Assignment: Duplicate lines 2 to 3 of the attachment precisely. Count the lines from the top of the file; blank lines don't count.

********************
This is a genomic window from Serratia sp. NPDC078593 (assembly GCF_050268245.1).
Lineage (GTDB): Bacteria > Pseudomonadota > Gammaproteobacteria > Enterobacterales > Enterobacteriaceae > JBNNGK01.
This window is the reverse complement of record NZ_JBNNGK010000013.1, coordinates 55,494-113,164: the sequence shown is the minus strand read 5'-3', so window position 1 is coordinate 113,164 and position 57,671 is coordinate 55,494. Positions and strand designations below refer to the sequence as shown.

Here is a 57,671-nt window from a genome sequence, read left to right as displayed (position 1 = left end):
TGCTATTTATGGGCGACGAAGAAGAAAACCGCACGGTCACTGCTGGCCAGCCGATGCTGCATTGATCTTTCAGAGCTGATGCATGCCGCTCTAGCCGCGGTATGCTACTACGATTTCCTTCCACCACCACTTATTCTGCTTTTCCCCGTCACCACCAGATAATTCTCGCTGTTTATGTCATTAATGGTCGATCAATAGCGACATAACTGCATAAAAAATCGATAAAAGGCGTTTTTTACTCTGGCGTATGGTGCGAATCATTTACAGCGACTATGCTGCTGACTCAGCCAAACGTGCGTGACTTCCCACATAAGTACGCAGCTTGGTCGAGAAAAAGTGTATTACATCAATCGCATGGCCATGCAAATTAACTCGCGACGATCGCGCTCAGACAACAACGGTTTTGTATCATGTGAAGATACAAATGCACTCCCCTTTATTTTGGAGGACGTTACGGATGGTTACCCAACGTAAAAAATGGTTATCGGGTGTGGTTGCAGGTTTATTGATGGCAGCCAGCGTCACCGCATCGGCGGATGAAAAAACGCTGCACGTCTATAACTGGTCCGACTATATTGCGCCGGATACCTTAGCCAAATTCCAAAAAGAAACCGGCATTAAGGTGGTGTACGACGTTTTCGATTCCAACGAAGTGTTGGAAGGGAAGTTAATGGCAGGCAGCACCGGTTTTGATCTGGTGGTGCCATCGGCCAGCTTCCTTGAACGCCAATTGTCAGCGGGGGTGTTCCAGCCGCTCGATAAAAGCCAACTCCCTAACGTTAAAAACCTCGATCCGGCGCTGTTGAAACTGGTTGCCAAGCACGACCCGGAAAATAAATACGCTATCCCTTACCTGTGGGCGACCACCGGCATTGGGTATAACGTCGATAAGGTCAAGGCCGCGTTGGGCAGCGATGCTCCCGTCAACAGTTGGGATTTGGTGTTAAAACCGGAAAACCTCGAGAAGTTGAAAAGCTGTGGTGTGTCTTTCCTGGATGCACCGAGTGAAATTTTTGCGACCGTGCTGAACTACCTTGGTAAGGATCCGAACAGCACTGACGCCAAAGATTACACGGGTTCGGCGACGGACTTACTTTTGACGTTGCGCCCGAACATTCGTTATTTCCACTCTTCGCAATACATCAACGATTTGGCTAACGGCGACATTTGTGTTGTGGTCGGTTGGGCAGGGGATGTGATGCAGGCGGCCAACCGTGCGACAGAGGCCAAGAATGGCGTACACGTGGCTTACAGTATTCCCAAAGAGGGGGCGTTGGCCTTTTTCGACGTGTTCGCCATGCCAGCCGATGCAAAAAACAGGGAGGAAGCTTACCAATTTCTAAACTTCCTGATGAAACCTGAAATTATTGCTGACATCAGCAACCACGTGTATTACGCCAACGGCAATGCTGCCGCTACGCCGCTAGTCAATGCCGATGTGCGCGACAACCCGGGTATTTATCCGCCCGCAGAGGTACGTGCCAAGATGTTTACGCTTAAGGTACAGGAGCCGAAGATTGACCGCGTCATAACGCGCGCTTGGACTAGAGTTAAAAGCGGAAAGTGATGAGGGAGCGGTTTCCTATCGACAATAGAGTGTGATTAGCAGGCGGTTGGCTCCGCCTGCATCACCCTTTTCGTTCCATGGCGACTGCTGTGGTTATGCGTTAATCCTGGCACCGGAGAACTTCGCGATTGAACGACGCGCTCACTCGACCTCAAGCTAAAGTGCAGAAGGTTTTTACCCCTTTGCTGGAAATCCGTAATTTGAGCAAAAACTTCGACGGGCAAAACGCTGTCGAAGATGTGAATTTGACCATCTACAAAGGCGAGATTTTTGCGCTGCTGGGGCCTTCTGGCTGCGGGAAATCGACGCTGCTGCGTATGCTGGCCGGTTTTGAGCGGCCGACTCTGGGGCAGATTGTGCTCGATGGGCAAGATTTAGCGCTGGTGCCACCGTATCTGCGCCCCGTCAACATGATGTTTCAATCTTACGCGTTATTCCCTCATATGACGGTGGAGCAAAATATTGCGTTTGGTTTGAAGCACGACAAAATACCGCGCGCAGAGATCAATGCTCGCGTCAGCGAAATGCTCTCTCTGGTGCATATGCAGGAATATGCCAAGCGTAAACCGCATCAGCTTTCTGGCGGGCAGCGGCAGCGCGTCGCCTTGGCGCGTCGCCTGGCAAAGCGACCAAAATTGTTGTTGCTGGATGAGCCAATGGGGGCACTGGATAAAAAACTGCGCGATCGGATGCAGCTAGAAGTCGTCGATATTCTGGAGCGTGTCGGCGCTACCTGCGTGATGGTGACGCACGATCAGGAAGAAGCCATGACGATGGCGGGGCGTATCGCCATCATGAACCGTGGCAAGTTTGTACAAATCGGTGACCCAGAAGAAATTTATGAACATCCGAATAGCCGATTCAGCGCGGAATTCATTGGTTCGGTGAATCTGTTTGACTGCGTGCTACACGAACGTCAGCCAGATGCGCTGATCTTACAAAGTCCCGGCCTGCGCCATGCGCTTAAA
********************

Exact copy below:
Lineage (GTDB): Bacteria > Pseudomonadota > Gammaproteobacteria > Enterobacterales > Enterobacteriaceae > JBNNGK01.
This window is the reverse complement of record NZ_JBNNGK010000013.1, coordinates 55,494-113,164: the sequence shown is the minus strand read 5'-3', so window position 1 is coordinate 113,164 and position 57,671 is coordinate 55,494. Positions and strand designations below refer to the sequence as shown.